(g) The responsibilities each party will have with regard to any minor children they have in common.

(h) The tax treatment and consequences to both parties of any alimony award, including the designation of all or a portion of the payment as a nontaxable, nondeductible payment.

(i)(g) All sources of income available to either party, including income available to either party through investments of any asset held by that party.

(j) The court may consider Any other factor necessary to do equity and justice between the parties.

 

(3)  To the extent necessary to protect an award of alimony, the court may order any party who is ordered to pay alimony to purchase or maintain a life insurance policy or a bond, or to otherwise secure such alimony award with any other assets which may be suitable for that purpose.

 

(4)  For purposes of determining alimony, there is a rebuttable presumption that a short-term marriage is a marriage having a duration of less than 7 years, a moderate-term marriage is a marriage having a duration of greater than 7 years but less than 17 years, and long-term marriage is a marriage having a duration of 17 years or greater. The length of a marriage is the period of time from the date of marriage until the date of filing of an action for dissolution of marriage.

 

(5)  Bridge-the-gap alimony may be awarded to assist a party by providing support to allow the party to make a transition from being married to being single. Bridge-the-gap alimony is designed to assist a party with legitimate identifiable short-term needs, and the length of an award may not exceed 2 years. An award of bridge-the-gap alimony terminates upon the death of either party or upon the remarriage of the party receiving alimony. An award of bridge-the-gap alimony shall not be modifiable in amount or duration.

(6)  (a) Rehabilitative alimony may be awarded to assist a party in establishing the capacity for self-support through either:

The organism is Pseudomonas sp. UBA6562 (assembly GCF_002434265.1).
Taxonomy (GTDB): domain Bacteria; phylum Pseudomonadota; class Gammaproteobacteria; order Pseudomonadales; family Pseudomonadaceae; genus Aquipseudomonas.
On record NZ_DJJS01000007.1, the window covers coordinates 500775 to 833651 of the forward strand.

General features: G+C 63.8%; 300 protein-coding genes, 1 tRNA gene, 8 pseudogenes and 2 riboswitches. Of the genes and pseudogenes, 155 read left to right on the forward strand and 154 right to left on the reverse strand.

1. The redevelopment of previous skills or credentials; or
  2. The acquisition of education, training, or work experience necessary to develop appropriate employment skills or credentials.

(b) In order to award rehabilitative alimony, there must be a specific and defined rehabilitative plan which shall be included as a part of any order awarding rehabilitative alimony.

(c) An award of rehabilitative alimony may be modified or terminated in accordance with s. 61.14 based upon a substantial change in circumstances, upon noncompliance with the rehabilitative plan, or upon completion of the rehabilitative plan.

(7)  Durational alimony may be awarded when permanent periodic alimony is inappropriate. The purpose of durational alimony is to provide a party with economic assistance for a set period of time following a marriage of short or moderate duration or following a marriage of long duration if there is no ongoing need for support on a permanent basis. An award of durational alimony terminates upon the death of either party or upon the remarriage of the party receiving alimony. The amount of an award of durational alimony may be modified or terminated based upon a substantial change in circumstances in accordance with s. 61.14. However, the length of an award of durational alimony may not be modified except under exceptional circumstances and may not exceed the length of the marriage.